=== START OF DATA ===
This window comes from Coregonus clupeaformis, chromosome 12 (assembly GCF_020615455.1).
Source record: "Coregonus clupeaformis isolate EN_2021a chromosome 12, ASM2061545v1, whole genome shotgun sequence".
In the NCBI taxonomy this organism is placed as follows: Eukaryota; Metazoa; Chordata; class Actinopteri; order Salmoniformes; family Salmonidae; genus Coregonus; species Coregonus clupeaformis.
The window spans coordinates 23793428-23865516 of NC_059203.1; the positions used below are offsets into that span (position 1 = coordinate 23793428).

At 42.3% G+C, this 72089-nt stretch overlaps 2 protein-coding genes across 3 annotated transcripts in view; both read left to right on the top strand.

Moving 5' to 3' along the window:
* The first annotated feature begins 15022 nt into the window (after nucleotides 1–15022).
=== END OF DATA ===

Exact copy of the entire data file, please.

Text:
This window comes from Coregonus clupeaformis, chromosome 12 (assembly GCF_020615455.1).
Source record: "Coregonus clupeaformis isolate EN_2021a chromosome 12, ASM2061545v1, whole genome shotgun sequence".
In the NCBI taxonomy this organism is placed as follows: Eukaryota; Metazoa; Chordata; class Actinopteri; order Salmoniformes; family Salmonidae; genus Coregonus; species Coregonus clupeaformis.
The window spans coordinates 23793428-23865516 of NC_059203.1; the positions used below are offsets into that span (position 1 = coordinate 23793428).

At 42.3% G+C, this 72089-nt stretch overlaps 2 protein-coding genes across 3 annotated transcripts in view; both read left to right on the top strand.

Moving 5' to 3' along the window:
* The first annotated feature begins 15022 nt into the window (after nucleotides 1–15022).